All month long on streaming services and premium channels like Netflix and Starz you can watch horror movies including The Sixth Sense, The Lost Boys, The Boy, Cloverfield, Coraline, Children of the Corn, Cult of Chucky, Van Helsing, John Carpenter’s The Thing, They Live, and Ghosts of Mars, Young Frankenstein, Aliens vs Predator: Requiem, Underworld: Blood Wars, Resident Evil: The Final Chapter, Zombieland, Life, Scream, Amityville: The Awakening, Sleepy Hollow, Hollow Man, The Craft, and many more, plus series like The Twilight Zone, Ash vs. Evil Dead, Requiem, Bates Motel, and The Frankenstein Chronicles.  If all else fails, you can find your favorite ghost story or other horror classic on Vudu and Amazon Prime, where you can buy or rent recommendations like The Fog (both versions), The Birds, The Shining, Orphan, Let Me In, The Others, The Woman in Black, Hansel & Gretel: Witch Hunters, Pride and Prejudice and Zombies, Abraham Lincoln: Vampire Hunter, The Ring, Grimm, and It’s the Great Pumpkin, Charlie Brown (all these are highly recommended, and you can catch many of these airing this month, too).  Need more recommendations?  Check our past recommendation lists here.

So take notes and put your watch list into your DVR now so you don’t miss anything, especially useful for many of the marathons, which often play in reverse order (?!).  All times listed are Central Time:

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Review by C.J. Bunce

In her most prolific year–at age 13–actress Jodie Foster made five movies, including two big hits, the Disney comedy Freaky Friday, and Martin Scorcese’s Taxi Driver.  Along with two forgotten films, Alan Parker’s kid musical Bugsy Malone and the Richard Harris drama Echoes of a Summer, the fifth Foster film from 1976 debuted.  Sometimes in horror, a little creepy goes a long way.  And it’s a good thing.  That’s the case with Hungarian director Nicholas Gessner′s The Little Girl Who Lives Down the Lane.  I was about Foster’s age when I first saw this movie and the movie holds its own 43 years later–that same sense of confusion, not knowing where the story was going–that dread–coupled with a moody seaside New England setting on Halloween nets that feeling that autumn has at last arrived and it’s time to prepare again for the movies of the season.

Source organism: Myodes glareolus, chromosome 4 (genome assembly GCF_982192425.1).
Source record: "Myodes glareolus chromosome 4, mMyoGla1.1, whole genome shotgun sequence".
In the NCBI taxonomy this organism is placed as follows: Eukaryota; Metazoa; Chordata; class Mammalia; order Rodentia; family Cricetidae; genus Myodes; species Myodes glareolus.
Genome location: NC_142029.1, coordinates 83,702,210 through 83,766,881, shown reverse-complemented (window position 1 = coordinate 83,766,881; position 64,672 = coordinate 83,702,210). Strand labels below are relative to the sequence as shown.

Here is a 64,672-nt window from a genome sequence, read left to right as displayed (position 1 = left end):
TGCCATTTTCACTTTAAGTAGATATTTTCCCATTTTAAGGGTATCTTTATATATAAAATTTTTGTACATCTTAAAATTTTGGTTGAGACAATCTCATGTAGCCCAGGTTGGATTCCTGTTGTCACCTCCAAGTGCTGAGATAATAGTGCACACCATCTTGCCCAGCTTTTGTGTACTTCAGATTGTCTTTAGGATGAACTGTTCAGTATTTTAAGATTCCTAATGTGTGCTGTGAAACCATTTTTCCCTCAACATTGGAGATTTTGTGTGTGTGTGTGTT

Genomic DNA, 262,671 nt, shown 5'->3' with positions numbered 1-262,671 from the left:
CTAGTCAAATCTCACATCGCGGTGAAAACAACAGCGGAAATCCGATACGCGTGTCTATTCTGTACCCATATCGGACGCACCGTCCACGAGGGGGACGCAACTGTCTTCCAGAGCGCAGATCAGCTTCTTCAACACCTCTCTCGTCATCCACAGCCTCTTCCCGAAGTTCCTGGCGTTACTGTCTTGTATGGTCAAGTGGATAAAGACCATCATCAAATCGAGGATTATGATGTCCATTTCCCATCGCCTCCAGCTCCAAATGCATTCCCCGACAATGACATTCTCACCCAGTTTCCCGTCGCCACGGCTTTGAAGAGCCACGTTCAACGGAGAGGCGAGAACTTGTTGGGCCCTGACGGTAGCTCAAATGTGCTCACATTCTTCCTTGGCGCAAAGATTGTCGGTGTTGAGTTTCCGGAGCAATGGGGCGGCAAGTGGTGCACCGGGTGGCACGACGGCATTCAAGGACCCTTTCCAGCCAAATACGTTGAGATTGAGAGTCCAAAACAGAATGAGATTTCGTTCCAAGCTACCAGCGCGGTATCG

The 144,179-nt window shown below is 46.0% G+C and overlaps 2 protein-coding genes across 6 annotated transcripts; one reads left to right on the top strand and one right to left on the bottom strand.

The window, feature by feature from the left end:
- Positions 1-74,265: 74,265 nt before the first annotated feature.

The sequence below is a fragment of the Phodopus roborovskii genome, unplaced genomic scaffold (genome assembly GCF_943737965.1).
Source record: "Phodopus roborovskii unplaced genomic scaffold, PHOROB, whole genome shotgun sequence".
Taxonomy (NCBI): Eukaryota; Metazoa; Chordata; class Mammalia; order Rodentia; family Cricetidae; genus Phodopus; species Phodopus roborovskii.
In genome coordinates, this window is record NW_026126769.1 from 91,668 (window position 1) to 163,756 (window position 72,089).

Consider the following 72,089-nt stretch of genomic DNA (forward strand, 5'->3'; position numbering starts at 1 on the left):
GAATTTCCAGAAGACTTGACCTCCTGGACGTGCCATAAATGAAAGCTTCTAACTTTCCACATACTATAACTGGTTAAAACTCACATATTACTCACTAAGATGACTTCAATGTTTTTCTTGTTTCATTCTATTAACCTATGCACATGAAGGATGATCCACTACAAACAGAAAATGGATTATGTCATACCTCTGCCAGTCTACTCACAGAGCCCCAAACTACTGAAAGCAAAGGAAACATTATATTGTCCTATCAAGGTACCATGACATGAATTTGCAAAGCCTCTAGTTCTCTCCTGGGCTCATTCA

As with the similarly paced and similarly brilliant The Watcher in the Woods (released four years later), Gessner’s film deftly juxtaposes sinister secrets against a pastoral town we all think we’d like to visit.  Foster is Rynn Jacobs, a 13-year-old girl who is living alone in Wells Harbor, Maine, when we meet her.  She dodges a 30-something pervert played by Martin Sheen, who keeps coming by her house, well aware she’s usually home alone.  His mother, played by Alexis Smith (The Age of Innocence, Dallas, The Woman in White), is a hateful woman who claims to be leasing the home to Rynn’s father, and enters the house without warning, moving furniture and Rynn’s belongings and riling young Rynn.  The woman is a snoop, and she seems to make more than an ordinary effort to try to meet the man of the house.  Rynn’s story of being alone changes a bit depending on who stops by, sometimes her father is upstairs asleep, sometimes he’s locked himself in his den working, other times he’s meeting with his publisher in New York.  Rynn befriends a local police officer along the way, who is also suspicious of the local pervert prowling around.  She’s kept up some kind of secret for at least three months now, but it’s becoming clear her world is about to spiral in on her.

Where are her parents?  She only divulges the truth when she meets a boy who rides by on a bicycle.  Played by Scott Jacoby (Return to Horror High, To Die For) Mario is a slightly older boy, ostracized for his limp, and a different kind of loner than Rynn.  The dread looms heavy.  What does Rynn have in store for another person wandering into her life?